Saturday, 15 July 2006

The Role of Arbuscular Mycorrhizal Fungi in Aggregate Stability and Soil Carbon and Nitrogen Storage in Tallgrass Prairie.

Gail Wilson and Charles Rice. Kansas State Univ, Dept of Biology, 214 Bushnell Hall, Manhattan, KS 66506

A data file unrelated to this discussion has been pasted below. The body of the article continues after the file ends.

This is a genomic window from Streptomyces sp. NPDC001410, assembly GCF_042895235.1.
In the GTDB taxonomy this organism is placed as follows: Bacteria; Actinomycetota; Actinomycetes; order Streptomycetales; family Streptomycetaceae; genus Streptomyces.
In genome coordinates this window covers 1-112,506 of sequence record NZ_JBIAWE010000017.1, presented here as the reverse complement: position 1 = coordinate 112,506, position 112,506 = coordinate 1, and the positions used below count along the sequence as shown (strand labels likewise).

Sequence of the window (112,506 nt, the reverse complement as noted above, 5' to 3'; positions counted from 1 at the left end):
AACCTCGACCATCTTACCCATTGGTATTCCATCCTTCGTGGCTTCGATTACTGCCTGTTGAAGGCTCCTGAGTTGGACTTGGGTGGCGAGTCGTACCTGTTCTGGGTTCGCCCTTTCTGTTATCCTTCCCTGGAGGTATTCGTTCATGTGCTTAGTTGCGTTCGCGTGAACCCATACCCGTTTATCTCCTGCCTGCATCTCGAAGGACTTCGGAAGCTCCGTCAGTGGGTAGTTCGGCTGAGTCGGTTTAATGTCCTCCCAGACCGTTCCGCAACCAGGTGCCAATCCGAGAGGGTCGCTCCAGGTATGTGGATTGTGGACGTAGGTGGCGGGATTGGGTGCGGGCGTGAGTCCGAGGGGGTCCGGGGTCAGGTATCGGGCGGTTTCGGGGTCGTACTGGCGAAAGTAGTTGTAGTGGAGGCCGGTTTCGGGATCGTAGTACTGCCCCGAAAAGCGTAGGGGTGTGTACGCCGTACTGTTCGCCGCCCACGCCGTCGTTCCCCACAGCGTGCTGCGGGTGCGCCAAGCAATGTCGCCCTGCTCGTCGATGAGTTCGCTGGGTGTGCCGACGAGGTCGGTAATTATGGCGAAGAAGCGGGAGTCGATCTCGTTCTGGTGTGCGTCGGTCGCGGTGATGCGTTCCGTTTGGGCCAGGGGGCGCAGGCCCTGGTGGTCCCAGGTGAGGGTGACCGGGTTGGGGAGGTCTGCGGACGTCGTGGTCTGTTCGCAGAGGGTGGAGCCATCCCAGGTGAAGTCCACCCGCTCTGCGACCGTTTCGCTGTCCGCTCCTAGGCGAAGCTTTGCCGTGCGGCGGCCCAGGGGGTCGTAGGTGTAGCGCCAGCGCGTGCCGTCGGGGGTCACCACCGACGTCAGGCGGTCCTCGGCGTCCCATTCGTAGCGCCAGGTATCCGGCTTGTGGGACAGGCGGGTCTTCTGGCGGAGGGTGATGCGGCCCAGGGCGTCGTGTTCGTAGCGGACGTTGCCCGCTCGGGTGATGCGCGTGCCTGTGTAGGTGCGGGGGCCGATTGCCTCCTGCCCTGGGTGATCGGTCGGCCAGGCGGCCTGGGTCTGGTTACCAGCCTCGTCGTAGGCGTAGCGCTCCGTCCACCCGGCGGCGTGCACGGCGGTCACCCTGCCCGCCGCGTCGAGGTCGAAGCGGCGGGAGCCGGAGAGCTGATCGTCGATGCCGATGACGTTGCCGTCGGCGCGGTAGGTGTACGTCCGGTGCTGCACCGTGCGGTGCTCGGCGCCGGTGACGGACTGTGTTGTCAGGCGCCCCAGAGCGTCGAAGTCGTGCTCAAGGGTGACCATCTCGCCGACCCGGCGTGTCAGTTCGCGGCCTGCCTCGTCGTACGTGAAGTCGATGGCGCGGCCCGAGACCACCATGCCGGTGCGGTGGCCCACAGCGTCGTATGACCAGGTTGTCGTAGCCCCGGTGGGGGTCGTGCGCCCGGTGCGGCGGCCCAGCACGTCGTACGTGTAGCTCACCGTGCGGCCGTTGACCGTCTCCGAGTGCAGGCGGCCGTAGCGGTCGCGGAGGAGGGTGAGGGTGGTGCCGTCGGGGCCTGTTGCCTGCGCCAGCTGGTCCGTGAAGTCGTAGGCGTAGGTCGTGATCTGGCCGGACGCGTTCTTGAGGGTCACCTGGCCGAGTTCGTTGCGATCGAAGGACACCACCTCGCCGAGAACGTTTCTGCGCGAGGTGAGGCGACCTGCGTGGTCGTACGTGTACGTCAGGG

Arbuscular Mycorrhizal (AM) fungi are integral components of grasslands because most grassland plants are associated with interconnected networks of AM hyphae. Mycorrhizae generally facilitate plant uptake of mineral nutrients. Consequently, nitrogen (N) enrichment may alter plant allocation belowground to roots and mycorrhizae as well as AM fungal allocation to internal (intraradical) and external (extraradical) structures that function in supplying mineral nutrients to plants. Changes in symbiotic activity and AM allocation to intraradical and extraradical structures is important because a reduction in extraradical hyphal networks is likely to impact soil structure, soil carbon and nitrogen storage, and soil food webs. The objectives of this research were to examine the long-term (17 yrs) effects of N enrichment coupled with important tallgrass prairie management practices (annual burning and mowing) on mycorrhizal symbiosis, soil aggregation, and soil C and N storage. To further investigate the role of AM fungi in soil aggregate stability, we also examined long-term effects (6 yrs) of fungicide applications (AM fungal suppression) in native tallgrass prairie soils. Nitrogen enrichment increased the colonization and extraradical hyphae of mycorrhizal fungi and these increases were strongly correlated to increases in water-stable soil macroaggregates, as well as the amount of C and N stored in the soil and into soil aggregates. Suppression of the symbiosis (via fungicide applications) resulted in a large and significant decrease in hyphal networks resulting in a loss of water-stable macroaggregates (Fig 1). The loss of macroaggregates decreased the physical protection of C resulting in a subsequent reduction of the C storage in the soil. The data presented in this study provide strong evidence that soil structure and stability, as well as enhancement of soil sequestration of C and organic N, are largely mediated by AM hyphae.

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